Although it is not illegal to store data overseas, popular communications app Line fell foul of millions of Japanese users who were unaware that their photos, videos and cashless payment histories were warehoused at a databank in South Korea.
Line plans to transfer the data to Japan by September in a bid to strengthen the protection of personal information. The country's revised personal information protection law will be enacted next year, ensuring companies are open with consumers about where their data is kept.
Authorities in Japan are worried that demand for data storage is outstripping supply. Government officials say digital traffic has more than doubled over the past three years – and is predicted to grow more than 30-fold by 2030 as the world shifts to 5G networks.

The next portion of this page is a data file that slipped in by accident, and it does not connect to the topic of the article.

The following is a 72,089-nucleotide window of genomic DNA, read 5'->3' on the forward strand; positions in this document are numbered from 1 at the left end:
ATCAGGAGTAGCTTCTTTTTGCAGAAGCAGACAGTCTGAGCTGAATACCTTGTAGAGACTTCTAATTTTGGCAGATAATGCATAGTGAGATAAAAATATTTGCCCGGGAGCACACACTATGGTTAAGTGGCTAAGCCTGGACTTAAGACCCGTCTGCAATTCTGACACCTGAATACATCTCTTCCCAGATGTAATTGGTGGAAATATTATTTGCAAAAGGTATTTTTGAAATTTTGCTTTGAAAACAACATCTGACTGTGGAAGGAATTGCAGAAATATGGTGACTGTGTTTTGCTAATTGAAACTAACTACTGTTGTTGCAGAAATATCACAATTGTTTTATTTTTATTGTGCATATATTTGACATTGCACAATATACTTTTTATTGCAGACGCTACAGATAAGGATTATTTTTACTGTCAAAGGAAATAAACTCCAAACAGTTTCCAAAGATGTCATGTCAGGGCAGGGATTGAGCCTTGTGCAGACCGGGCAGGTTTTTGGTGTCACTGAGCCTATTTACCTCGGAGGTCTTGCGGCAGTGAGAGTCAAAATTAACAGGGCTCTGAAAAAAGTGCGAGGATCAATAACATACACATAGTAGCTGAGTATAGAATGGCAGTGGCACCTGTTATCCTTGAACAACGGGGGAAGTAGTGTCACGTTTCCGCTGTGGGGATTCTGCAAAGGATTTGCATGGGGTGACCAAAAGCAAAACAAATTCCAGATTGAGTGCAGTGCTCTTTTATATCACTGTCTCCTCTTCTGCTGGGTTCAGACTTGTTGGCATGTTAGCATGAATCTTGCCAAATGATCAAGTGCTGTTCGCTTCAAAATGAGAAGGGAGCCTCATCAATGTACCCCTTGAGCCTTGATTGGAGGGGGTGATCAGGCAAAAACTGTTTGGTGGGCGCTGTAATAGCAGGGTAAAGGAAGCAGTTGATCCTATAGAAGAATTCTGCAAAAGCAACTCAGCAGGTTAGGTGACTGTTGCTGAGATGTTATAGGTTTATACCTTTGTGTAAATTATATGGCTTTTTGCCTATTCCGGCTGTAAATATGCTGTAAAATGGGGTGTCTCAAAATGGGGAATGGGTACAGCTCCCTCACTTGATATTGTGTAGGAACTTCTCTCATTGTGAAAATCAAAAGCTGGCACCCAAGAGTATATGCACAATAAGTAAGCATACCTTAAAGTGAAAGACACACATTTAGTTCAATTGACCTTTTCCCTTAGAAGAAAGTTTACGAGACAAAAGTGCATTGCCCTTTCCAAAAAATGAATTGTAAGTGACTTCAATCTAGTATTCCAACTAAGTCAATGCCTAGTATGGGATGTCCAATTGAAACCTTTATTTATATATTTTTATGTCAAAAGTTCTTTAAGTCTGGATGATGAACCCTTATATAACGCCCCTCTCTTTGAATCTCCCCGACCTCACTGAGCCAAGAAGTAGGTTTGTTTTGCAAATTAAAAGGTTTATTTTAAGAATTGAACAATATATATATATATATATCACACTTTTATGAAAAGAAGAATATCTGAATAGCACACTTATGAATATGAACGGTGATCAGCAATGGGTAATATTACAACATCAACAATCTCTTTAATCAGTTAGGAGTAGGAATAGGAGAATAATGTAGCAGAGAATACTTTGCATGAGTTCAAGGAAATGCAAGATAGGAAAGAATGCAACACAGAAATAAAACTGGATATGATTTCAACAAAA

Members of Japan's Growth Strategy Committee are looking at ways to catch up. Chief Cabinet Secretary Kato Katsunobu told a meeting of the committee last month that strengthening the country's digital infrastructure is crucial in a data-driven society.
Most of Japan's aging facilities were built in the 2000s during the IT bubble era. The country used to be Asia's key hub for data storage. But government officials now say China has four times the capacity. Beijing has been promoting data centers as part of its Belt and Road development plan.
What's more, tech companies could be put off by Japan's laws and regulations, and opt for data centers elsewhere. But the government believes this could pose a national security risk. As a result, the committee is considering incentives, such as grants and tax breaks.
More than 70 percent of the country's data centers are located in the Tokyo metropolitan area. They consume a large amount of electricity and need to be fortified against earthquakes and other disasters. Measures are being considered to encourage firms to build data centers in various regions outside the capital and diversify the risk.